What Akonnor conveniently left out — not that I was expecting him to admit it, anyway — was the fact that some of those players had been thrown in at the deep end, handed maiden competitive starts against such a high-profile opponent, and/or been played out of position (again).
With a heavy heart, then, it has to be conceded at this point — even by those, like myself, who once believed in Akonnor’s abilities — that this project isn’t working, and that any who still expect it to yield worthwhile returns would be better off hoping that the legendary Komfo Anokye returns with the long-sought key to immortality.
The next five months would be decisive for the Black Stars and their fans, and Akonnor’s continued stay would likely only result in an extension of the wait for a fourth Fifa World Cup appearance (to 12 years) and for a fifth Afcon crown (to 41 years).
The sensible move now would be to hand the reins to someone more capable while there is still something to salvage — Ghana are currently second in Group G, a point behind South Africa, but could rank lower by the end of Tuesday — and possibly before next month’s World Cup qualifiers kick in.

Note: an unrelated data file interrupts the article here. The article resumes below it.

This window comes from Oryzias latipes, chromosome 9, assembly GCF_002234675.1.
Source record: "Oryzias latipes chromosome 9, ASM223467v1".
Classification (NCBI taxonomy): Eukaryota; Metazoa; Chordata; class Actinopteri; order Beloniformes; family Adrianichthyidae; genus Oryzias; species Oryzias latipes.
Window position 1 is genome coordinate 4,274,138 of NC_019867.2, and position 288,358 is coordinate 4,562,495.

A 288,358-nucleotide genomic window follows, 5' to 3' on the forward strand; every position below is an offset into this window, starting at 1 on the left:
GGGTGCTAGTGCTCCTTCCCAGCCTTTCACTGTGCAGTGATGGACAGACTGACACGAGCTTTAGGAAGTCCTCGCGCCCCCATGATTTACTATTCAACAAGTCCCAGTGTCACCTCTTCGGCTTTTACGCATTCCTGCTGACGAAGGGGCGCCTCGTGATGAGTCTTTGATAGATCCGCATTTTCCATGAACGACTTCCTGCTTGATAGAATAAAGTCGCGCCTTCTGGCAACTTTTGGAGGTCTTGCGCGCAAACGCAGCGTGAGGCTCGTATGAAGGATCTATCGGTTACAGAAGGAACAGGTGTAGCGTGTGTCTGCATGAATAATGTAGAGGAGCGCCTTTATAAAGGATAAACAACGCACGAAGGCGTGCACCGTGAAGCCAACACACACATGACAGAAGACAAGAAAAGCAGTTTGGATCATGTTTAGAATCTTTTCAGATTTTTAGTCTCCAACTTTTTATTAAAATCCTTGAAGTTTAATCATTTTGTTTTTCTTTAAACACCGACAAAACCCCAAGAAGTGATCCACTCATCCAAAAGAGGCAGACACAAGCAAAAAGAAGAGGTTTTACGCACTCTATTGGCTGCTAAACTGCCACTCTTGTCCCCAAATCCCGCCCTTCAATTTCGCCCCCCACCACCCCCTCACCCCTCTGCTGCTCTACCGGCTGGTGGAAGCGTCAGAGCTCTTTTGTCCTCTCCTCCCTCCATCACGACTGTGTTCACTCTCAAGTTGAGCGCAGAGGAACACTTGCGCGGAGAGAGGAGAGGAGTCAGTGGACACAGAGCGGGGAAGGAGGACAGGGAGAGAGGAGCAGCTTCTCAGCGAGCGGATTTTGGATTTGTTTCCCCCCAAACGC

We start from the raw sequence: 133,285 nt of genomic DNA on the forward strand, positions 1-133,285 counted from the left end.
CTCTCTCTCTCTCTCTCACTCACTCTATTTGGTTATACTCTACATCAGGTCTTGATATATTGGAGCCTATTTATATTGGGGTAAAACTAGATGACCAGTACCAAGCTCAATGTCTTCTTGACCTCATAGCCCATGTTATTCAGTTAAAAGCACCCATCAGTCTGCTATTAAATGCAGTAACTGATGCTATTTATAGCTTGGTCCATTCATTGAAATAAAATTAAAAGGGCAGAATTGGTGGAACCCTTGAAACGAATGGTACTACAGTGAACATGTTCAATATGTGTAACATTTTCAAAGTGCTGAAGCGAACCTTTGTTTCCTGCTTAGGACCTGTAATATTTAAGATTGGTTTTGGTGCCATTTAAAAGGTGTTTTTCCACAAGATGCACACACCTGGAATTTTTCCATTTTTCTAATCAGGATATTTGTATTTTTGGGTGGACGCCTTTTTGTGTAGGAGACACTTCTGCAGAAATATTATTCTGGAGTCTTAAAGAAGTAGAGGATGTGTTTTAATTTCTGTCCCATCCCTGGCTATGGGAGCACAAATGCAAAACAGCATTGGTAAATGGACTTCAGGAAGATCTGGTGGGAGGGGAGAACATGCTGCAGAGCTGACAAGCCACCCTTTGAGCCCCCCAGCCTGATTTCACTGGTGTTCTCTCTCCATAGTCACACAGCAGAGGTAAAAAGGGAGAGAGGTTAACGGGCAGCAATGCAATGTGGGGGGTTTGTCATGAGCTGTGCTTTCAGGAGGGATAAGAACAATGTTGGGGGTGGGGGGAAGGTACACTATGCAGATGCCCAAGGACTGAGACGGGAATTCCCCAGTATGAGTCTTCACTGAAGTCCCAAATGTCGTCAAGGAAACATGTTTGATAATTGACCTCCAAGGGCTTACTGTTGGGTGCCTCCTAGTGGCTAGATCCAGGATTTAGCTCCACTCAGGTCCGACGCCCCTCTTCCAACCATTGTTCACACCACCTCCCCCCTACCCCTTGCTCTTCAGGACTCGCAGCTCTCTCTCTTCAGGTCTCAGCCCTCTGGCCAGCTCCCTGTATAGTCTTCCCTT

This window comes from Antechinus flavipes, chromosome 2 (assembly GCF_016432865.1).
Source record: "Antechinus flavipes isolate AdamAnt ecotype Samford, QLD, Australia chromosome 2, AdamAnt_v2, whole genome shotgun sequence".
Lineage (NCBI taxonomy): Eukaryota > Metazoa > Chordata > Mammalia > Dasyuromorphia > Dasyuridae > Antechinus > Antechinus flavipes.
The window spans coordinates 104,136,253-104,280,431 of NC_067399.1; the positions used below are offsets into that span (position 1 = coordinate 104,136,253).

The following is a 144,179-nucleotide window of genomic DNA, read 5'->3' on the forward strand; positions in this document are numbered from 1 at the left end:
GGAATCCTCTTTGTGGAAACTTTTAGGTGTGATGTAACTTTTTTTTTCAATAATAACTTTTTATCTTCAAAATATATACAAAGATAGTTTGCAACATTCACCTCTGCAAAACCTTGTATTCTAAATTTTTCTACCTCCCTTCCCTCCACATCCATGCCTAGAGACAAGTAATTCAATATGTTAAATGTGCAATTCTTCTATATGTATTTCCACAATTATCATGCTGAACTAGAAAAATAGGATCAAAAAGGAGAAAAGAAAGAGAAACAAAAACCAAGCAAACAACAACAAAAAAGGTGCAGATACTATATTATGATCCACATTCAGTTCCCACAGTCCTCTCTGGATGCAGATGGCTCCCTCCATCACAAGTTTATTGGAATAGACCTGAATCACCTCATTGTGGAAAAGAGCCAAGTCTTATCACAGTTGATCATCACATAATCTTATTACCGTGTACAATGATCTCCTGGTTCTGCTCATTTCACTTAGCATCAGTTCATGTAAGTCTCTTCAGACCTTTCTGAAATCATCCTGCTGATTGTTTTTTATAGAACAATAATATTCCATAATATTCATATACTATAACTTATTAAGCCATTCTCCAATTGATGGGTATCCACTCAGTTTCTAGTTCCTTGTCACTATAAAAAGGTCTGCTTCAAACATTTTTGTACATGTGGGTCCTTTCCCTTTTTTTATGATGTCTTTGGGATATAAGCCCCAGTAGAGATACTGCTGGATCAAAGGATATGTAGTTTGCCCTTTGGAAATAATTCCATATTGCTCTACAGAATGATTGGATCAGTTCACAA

It’s a risk record African champions Egypt have dared to run this week, following the disappointing home draw with Gabon on Sunday. Hossam El Badry got fired after just 10 games — same number as Akonnor thus far, but with a better win percentage and fewer (zero) losses — having left fans and the Egyptian FA unconvinced by the quality of his post-Afcon 2019 rebuild.
It’s that boldness the Ghana Football Association (GFA) must emulate, if the Black Stars are to stand a chance of achieving their short- and long-term goals. Akonnor’s team now runs on fumes and hope, leaving Ghanaians fuming and running out of hope.